So, at the quickest of quick peeks, using 2055 because that's the date they use for their illustrations, Dimensional 2055 Target Date Ret Income Fund, DRIKX, in the fact sheet, says that it is
Global Equity 95.01%
Global Fixed Income, 4.99%

So that is surely "a lot of equities."

Yet the average maturity is 1.50 years, average duration 1.46 years, and if I am reading the holdings list correctly, the longest bond in it matures in 3/11/2024, less than five years.

I'm not sure what to say about this beyond

1) "go figure," and that

2) perhaps "top allocation teams" do not have as much consensus as the article might suggest.
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Re: Long duration is the "Sharpe" choice for aggressively positioned portfolios

Post by HEDGEFUNDIE » Thu Sep 12, 2019 9:26 am

nisiprius wrote:
Thu Sep 12, 2019 8:25 am
1) "When investors need their equity-heavy portfolios to calm down in a sell-off, long-duration bond funds have been the best ballast."

The most aggressive choice mentioned in the article is 70/30, so I'll use that. It's not important but circa 2008-2009 Vanguard I think was using 30% international within the equity allocation so I'll use that, too: 49% US stocks, 21% international stocks, 30% bonds.

Specifically: Portfolio 1 (blue)
VTSAX Vanguard Total Stock Mkt Idx Adm 42.00%
VGTSX Vanguard Total Intl Stock Index Inv 28.00%
VBTLX Vanguard Total Bond Market Index Adm 30.00%

and for Portfolio 2 (red) we will swap in
VUSUX Vanguard Long-Term Treasury Admiral 30.00%

Source

Image

Did using long-term Treasuries perform as advertised? I have two answers. First, yes, qualitatively, over this time period it did exactly what the article, and by implication Vineviz, suggested. Yes. It did. And specifically yes, it boosted the Sharpe ratio.

But, second, just how big a deal do you think this is? Remember, the specific pitch was "...need their equity-heavy portfolios to calm down in a sell-off..." Other things could be listed on the pro and con side, but the article is talking about downside protection.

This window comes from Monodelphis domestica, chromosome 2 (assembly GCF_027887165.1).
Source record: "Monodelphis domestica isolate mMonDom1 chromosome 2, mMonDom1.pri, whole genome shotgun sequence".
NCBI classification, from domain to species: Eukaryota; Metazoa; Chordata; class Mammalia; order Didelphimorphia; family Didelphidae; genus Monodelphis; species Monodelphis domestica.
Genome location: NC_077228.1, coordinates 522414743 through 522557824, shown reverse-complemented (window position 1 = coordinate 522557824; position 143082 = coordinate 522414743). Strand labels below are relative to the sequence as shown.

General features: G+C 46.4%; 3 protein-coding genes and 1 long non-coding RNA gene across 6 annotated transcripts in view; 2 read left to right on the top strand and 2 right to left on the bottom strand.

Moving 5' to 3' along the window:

So, during 2008-2009, would it have affected your mood or your financial decisions all that much to see your portfolio drop 35.71% instead of 38.58%?

During a sell-off, your primary protection is not to be equity-heavy in the first place. Having decided to be 70% equities, yes, most of us are going to feel great pain (kidney-stone level) during a real "sell-off," and fine-tuning the particular blend of pain is not going to move the needle much--not like having opted for a lower stock allocation in advance.
Those of us who are serious about this use Extended Duration funds. Substitute PEDIX for VUSUX and the drawdown decreases to -31%.

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Re: Long duration is the "Sharpe" choice for aggressively positioned portfolios

Post by EfficientInvestor » Thu Sep 12, 2019 9:46 am

Leveraged short term treasuries have been even sharper since 1991:

https://www.portfoliovisualizer.com/bac ... total3=100
Image

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Re: Long duration is the "Sharpe" choice for aggressively positioned portfolios

Post by nisiprius » Thu Sep 12, 2019 10:10 am

HEDGEFUNDIE wrote:Those of us who are serious about this use Extended Duration funds. Substitute PEDIX for VUSUX and the drawdown decreases to -31%.
EfficientInvestor wrote:
Thu Sep 12, 2019 9:46 am
Leveraged short term treasuries have been even sharper since 1991:
And are the "top allocation teams" at Fidelity, T. Rowe Price, and elsewhere using STRIPS and leveraged short-term Treasurys? And, if not (Dimensional and Fidelity are not) why not?
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Re: Long duration is the "Sharpe" choice for aggressively positioned portfolios

Post by Angst » Thu Sep 12, 2019 10:14 am

nisiprius wrote:
Thu Sep 12, 2019 10:10 am
HEDGEFUNDIE wrote:Those of us who are serious about this use Extended Duration funds. Substitute PEDIX for VUSUX and the drawdown decreases to -31%.
EfficientInvestor wrote:
Thu Sep 12, 2019 9:46 am
Leveraged short term treasuries have been even sharper since 1991: